In a conversation surrounding the deployment of Tim Sherwood along with coaches Les Ferdinand and Chris Ramsey as short-term managers of the club after the departure of Andre Villas-Boas today, Bryan Ashlock and I offered up differing views about whether or not the Portuguese's sacking before the end of the season can possibly be justified if an interim hire who would depart at around the same time could not deliver better results. We decided to lay out the gist of this debate to you below to keep the debate on this issue ticking over.
Bryan: Look, I understand why the club fired Andre Villas-Boas. I wasn't exactly pleased about any of the results either, but I question the wisdom of the timing of the firing.
What we know right now is that Tim Sherwood will be taking over in the interim while Spurs evaluate whether or not they can attract a good replacement. Many seem to hold the belief that Sherwood might hold the job for the remainder of the season. If that is the case, then I seriously question AVB's dismissal.
To me, you fire a manager to affect a change. Spurs weren't playing well enough under AVB, so you bring in a new manager to lift the team and improve results. However, it seems to me, that by sticking with an interim, like Sherwood, the club is basically writing this season off as a lost cause. That is not something that I can abide.
It really comes down to what the expectations for Sherwood are. Do we expect him to win a trophy and boost us back to fourth? If so, that seems a little naive on our part. No, to me, the expectation must be that Sherwood is merely a competent hand to steer the ship until the end of the season when a different manager can be brought in. Levy and Co. will not expect him to finish fourth, they will merely hope that he can produce some good results and get the players playing together. If that's all you want, then what is the benefit of sacking AVB?
MCofA's numbers say we're around 1-in-6 to finish in the top four. That's not exactly encouraging, but if you recall, as late as Week 28 of last season, his number said that Arsenal had a 25% chance of finishing top 4 and Spurs at 85%. We know how that worked out. That's not a shot at him or his numbers and I'm sorry if it comes out that way. All I mean is that, there's still a chance that these things can happen. Last year, with 10 matches left there was only a 15% chance we finished outside the top 5 and we somehow managed it. There's a few reasons, to me, to think that AVB and Spurs might have been able to go on a run at the end of the season and force themselves into the top four.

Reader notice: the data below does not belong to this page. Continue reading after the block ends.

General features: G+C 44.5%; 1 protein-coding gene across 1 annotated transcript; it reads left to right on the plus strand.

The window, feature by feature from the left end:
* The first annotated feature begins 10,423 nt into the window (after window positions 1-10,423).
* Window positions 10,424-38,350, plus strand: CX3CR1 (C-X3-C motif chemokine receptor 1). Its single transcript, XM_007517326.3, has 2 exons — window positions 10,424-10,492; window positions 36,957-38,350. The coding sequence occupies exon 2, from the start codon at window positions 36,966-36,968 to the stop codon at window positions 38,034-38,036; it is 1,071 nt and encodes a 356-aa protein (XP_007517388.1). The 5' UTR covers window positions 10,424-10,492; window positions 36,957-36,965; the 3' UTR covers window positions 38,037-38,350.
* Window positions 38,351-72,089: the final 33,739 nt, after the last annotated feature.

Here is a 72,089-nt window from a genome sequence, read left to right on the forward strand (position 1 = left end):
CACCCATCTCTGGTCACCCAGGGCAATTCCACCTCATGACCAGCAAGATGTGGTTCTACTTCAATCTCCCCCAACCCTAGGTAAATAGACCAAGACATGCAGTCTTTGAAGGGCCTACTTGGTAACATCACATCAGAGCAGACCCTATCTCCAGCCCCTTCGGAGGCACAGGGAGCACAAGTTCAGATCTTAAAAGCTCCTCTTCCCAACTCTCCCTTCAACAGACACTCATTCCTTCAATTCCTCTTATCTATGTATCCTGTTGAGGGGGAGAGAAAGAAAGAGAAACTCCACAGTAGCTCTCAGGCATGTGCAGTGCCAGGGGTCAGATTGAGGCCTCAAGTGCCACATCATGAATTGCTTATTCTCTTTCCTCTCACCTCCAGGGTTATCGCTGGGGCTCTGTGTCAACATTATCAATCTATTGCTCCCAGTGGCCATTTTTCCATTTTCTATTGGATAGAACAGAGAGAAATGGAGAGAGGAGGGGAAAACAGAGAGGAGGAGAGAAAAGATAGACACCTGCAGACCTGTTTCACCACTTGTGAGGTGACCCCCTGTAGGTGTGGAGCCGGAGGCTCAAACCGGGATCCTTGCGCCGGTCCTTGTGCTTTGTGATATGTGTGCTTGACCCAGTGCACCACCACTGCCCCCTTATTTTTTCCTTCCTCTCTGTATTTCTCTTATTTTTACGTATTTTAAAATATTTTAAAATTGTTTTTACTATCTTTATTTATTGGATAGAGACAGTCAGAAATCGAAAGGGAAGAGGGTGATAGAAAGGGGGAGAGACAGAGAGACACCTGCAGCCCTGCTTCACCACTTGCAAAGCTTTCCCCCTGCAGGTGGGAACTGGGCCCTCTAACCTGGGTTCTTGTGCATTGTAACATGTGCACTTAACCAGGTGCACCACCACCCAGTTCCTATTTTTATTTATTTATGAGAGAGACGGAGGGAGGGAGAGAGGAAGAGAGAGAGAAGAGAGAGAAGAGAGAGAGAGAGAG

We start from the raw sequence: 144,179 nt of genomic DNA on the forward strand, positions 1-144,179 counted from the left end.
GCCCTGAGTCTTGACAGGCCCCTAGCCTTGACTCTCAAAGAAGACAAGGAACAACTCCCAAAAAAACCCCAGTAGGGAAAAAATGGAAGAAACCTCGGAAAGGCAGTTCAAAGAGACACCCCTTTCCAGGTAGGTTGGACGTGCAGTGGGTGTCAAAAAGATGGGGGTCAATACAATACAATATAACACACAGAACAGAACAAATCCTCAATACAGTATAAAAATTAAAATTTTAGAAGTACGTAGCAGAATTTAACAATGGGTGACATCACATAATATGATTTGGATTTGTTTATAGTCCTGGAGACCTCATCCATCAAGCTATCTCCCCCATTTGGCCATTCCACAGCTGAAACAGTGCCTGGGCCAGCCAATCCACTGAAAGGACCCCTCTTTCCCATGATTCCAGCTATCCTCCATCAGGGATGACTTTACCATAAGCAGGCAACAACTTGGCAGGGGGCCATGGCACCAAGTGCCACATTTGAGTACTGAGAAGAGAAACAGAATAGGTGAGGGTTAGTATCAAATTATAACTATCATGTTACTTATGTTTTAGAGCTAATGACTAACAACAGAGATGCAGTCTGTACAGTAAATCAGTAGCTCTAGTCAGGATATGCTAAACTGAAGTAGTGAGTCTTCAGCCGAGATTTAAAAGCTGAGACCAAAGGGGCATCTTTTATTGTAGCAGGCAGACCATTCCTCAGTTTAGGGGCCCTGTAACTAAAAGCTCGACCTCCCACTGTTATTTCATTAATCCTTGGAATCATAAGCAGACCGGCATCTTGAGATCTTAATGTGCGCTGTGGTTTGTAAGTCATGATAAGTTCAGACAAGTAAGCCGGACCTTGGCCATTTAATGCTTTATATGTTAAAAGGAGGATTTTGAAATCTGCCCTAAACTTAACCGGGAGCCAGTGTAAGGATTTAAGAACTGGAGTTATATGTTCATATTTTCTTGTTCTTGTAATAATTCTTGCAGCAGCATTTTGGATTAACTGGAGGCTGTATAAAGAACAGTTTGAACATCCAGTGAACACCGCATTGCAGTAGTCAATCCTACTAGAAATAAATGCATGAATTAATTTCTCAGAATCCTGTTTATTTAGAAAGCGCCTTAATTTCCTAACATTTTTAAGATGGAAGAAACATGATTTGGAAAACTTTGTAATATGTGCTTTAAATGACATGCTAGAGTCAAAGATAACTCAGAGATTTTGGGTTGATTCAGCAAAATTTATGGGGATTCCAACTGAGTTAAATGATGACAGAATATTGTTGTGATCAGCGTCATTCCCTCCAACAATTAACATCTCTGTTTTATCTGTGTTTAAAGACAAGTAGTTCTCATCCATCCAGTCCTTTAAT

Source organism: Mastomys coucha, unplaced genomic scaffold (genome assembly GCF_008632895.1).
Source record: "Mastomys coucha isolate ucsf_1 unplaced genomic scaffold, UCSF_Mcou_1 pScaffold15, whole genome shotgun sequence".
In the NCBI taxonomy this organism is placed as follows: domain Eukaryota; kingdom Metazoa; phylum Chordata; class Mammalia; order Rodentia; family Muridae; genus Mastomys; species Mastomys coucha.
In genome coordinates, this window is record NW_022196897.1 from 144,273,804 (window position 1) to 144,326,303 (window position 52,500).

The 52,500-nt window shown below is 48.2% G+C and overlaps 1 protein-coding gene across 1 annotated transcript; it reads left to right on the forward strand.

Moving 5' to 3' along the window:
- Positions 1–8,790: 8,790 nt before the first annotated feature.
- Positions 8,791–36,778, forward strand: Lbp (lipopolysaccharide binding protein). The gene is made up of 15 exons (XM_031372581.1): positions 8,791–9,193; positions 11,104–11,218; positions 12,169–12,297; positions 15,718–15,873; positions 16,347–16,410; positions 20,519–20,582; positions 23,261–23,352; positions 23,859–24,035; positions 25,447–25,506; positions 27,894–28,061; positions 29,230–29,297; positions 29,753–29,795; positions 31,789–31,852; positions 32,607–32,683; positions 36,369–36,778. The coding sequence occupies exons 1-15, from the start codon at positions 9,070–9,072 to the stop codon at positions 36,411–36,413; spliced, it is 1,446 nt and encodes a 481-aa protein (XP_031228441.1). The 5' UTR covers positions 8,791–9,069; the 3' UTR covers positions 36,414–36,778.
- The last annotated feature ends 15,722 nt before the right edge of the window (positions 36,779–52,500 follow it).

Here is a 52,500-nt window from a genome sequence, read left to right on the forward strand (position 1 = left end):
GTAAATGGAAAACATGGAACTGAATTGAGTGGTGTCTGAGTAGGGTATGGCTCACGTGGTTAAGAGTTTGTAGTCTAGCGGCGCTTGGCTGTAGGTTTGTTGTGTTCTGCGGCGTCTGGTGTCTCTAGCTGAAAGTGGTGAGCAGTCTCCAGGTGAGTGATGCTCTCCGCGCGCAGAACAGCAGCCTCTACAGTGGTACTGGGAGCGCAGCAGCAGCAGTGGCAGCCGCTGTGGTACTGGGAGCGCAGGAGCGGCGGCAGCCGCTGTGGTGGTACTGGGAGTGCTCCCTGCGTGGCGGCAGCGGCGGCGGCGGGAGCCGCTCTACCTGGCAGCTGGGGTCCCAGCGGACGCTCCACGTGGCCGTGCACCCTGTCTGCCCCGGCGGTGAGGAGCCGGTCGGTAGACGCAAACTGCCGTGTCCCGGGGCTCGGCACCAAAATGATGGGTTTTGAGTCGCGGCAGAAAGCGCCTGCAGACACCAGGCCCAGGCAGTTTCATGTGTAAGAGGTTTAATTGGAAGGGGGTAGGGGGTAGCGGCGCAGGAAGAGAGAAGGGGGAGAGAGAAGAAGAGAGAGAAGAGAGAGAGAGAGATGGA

If you believe that Sherwood is just a place holder, but based on results he could work his way into getting the job full-time, then what is the logic for denying AVB that very same opportunity. If the firing is purely results based, and not based on any other behind the scenes things that we as members of the public don't know of, how can you deny AVB the opportunity to turn things around and win back his job, if you're affording Sherwood that same luxury.
Ed: To encapsulate it in a single sentence, my point of view is that only trouble can come of allowing a club to be led into battle each week by a permanent (and I need to stress that word 'permanent', because it's important to the rest of my argument) manager who the board fundamentally do not have faith in as a long-term marshal of the team.
In terminating Andre Villas-Boas' contract with Tottenham today, Daniel Levy confirmed beyond doubt that rumours of the club hierarchy's loss of belief in his abilities which have been swirling in the press recently were true. Once that breaking point had been reached, once the sense of shared objectives and mutual trust had broken down, the purpose of keeping our erstwhile manager at the club expired.